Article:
Created for Heaven by 42 year-old Finnish photographer Sanna Krook is a series of images shot at a Laestadian boarding school in the small city of Ranua, Finland. The first thing we asked Sanna is, what is Laestadianism? “Laestadianism is a conservative Lutheran (protestant) revival movement started in Lapland, a vast region in northern Finland, during the 19th century. This religious movement distinguishes between true believers and non-believers, and emphasizes ideas of repentance and the fact that all true believers have the power to forgive sins; also, only true believers get to go to Heaven after death. True believers avoid sins and “worldliness”: things like alcohol, dancing, pop music, competitive sports, make-up, earrings, hair dying and television are forbidden. Laestadians refrain from premarital sex and birth control, which is why many young women and men get married early in their lives and become mothers and fathers of very large families.” The project’s title Created for Heaven is a line from the book of songs and hymns the Laestadians use during worship service.
The boarding school Sanna photographed is run by Finland’s central organization of Conservative Laestadians, and is attended by young kids aged 16-17 years old, the great majority of whom belong to Laestadian families. “I’m from Northern Finland, which is the part of the world where Laestadianism is more wide-spread” Sanna says about deciding to create this project. “Growing up I’ve always known people around me believed in Laestadianism—some of my neighbors, schoolmates, colleagues and even a few relatives were or still are Laestadians, but I didn’t really know what it meant. I’ve started Created for Heaven to get a better understanding of it. I’m also very interested in religions and spirituality.” One viewer, Sanna recalls, was surprised upon seeing that the kids she photographed look like all other kids that age: “That’s because they are like every one else: young people with a whole life ahead, full of dreams and hopes. The only difference is that, unlike many others, they have to decide whether to live according to their religion or to choose a “normal” life.”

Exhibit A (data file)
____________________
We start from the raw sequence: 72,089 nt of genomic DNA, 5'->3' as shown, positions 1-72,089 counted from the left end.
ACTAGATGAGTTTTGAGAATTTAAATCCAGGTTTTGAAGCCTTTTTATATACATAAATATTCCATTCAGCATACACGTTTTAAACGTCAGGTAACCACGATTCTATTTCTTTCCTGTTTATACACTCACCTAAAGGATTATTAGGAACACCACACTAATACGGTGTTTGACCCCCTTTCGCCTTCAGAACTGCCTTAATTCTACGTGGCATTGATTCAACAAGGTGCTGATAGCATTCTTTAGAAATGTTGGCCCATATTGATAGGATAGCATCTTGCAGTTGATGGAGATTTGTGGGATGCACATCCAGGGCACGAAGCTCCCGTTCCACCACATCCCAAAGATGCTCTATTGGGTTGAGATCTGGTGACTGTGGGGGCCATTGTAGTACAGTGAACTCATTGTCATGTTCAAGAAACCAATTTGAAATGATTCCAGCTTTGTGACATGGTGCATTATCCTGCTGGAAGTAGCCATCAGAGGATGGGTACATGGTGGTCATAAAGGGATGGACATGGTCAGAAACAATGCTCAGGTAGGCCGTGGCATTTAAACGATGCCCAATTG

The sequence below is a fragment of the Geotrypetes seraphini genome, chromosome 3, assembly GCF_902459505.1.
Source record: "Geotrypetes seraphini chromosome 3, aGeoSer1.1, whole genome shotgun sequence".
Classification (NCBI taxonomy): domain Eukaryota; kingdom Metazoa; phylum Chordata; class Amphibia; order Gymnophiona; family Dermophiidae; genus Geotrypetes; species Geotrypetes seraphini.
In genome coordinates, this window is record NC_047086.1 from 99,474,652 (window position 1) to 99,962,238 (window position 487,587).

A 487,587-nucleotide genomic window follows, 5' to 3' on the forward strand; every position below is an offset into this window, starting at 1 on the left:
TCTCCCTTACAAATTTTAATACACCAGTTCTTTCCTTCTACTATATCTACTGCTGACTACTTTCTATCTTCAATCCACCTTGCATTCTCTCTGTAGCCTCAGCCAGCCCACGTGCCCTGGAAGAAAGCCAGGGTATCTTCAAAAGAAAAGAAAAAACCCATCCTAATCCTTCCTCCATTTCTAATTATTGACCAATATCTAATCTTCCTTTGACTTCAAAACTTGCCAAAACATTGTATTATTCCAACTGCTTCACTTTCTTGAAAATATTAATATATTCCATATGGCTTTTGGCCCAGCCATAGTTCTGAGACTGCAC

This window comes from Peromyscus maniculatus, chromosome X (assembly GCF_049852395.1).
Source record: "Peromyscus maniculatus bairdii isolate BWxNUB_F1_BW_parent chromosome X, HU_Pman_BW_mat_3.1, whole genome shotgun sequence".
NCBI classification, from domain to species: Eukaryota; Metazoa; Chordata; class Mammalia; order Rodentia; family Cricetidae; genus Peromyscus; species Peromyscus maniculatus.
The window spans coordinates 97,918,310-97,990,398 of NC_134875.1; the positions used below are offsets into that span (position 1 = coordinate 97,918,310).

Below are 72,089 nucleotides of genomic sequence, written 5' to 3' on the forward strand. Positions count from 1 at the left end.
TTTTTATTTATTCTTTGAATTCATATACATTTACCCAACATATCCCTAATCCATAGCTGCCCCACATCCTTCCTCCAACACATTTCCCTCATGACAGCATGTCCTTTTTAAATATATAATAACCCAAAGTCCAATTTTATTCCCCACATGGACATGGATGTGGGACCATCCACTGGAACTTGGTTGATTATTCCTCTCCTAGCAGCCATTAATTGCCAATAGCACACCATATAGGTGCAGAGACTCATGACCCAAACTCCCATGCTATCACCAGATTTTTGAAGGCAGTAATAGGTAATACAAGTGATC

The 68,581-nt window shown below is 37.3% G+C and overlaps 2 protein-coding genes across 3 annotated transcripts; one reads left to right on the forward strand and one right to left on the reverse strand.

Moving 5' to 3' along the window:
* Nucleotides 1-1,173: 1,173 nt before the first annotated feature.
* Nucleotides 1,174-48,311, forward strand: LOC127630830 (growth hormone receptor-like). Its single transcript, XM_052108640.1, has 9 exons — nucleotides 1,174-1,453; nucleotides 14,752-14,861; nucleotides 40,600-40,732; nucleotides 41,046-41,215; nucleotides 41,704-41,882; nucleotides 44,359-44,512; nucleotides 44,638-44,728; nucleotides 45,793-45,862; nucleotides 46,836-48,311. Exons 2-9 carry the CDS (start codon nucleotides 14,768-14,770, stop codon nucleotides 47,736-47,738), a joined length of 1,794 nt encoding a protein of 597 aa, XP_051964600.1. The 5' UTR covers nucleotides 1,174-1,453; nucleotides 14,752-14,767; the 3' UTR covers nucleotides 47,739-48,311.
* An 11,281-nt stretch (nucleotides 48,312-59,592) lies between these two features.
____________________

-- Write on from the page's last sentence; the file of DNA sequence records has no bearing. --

Sanna describes the images of Created for Heaven as “very simple. I think their simplicity and the pale colors and the abundance of snow—there was a lot of snow in Ranua even in May—mirror the stark and austere lifestyle of Laestadians.”
In general, Sanna is devoted to documentary photography: “It gives me the possibility to observe things I’m interested in without having to state my own opinions or choose a side. I think the world is much more complicated than it looks—the nuances are what I want to explore. I want to understand people and their choices, I’m interested in their daily lives and the small, seemingly irrelevant things.”
Some of Sanna’s favorite contemporary photographers are Finnish photographers Esko Männikkö, Jaakko Heikkilä and Ismö Hölttö, as well as international photographers like Alessandra Sanguinetti, Anastasia Taylor-Lind, Jodi Bieber and Sian Davey. The last photobook she bought was The Girl Who Didn’t Marry a Tree by Hannamari Shakyas.
Sanna’s #threewordsforphotography are:
Connection. Small. Things.